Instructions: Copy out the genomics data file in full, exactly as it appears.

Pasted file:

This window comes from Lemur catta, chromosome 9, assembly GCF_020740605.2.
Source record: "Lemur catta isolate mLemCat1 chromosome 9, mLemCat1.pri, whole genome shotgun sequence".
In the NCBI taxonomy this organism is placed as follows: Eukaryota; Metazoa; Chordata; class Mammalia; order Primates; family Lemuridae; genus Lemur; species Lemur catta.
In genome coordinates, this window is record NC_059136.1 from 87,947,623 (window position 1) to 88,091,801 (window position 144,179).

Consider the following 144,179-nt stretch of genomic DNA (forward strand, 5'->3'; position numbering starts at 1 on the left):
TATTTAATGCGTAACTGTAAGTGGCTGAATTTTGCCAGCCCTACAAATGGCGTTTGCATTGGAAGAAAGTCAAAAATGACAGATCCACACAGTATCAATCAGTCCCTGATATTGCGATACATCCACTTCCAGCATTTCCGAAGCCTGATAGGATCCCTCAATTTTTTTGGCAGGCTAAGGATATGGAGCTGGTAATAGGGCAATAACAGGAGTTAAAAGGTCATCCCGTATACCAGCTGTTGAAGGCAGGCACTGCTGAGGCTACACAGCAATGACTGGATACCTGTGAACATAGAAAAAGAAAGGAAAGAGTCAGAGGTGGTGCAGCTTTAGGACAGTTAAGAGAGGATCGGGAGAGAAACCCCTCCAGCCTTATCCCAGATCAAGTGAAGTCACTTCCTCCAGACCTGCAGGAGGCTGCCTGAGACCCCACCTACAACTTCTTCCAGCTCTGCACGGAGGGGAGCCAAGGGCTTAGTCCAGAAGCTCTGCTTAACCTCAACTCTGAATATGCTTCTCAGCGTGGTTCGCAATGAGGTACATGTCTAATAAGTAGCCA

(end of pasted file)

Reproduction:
This window comes from Lemur catta, chromosome 9, assembly GCF_020740605.2.
Source record: "Lemur catta isolate mLemCat1 chromosome 9, mLemCat1.pri, whole genome shotgun sequence".
In the NCBI taxonomy this organism is placed as follows: Eukaryota; Metazoa; Chordata; class Mammalia; order Primates; family Lemuridae; genus Lemur; species Lemur catta.
In genome coordinates, this window is record NC_059136.1 from 87,947,623 (window position 1) to 88,091,801 (window position 144,179).

Consider the following 144,179-nt stretch of genomic DNA (forward strand, 5'->3'; position numbering starts at 1 on the left):
TATTTAATGCGTAACTGTAAGTGGCTGAATTTTGCCAGCCCTACAAATGGCGTTTGCATTGGAAGAAAGTCAAAAATGACAGATCCACACAGTATCAATCAGTCCCTGATATTGCGATACATCCACTTCCAGCATTTCCGAAGCCTGATAGGATCCCTCAATTTTTTTGGCAGGCTAAGGATATGGAGCTGGTAATAGGGCAATAACAGGAGTTAAAAGGTCATCCCGTATACCAGCTGTTGAAGGCAGGCACTGCTGAGGCTACACAGCAATGACTGGATACCTGTGAACATAGAAAAAGAAAGGAAAGAGTCAGAGGTGGTGCAGCTTTAGGACAGTTAAGAGAGGATCGGGAGAGAAACCCCTCCAGCCTTATCCCAGATCAAGTGAAGTCACTTCCTCCAGACCTGCAGGAGGCTGCCTGAGACCCCACCTACAACTTCTTCCAGCTCTGCACGGAGGGGAGCCAAGGGCTTAGTCCAGAAGCTCTGCTTAACCTCAACTCTGAATATGCTTCTCAGCGTGGTTCGCAATGAGGTACATGTCTAATAAGTAGCCA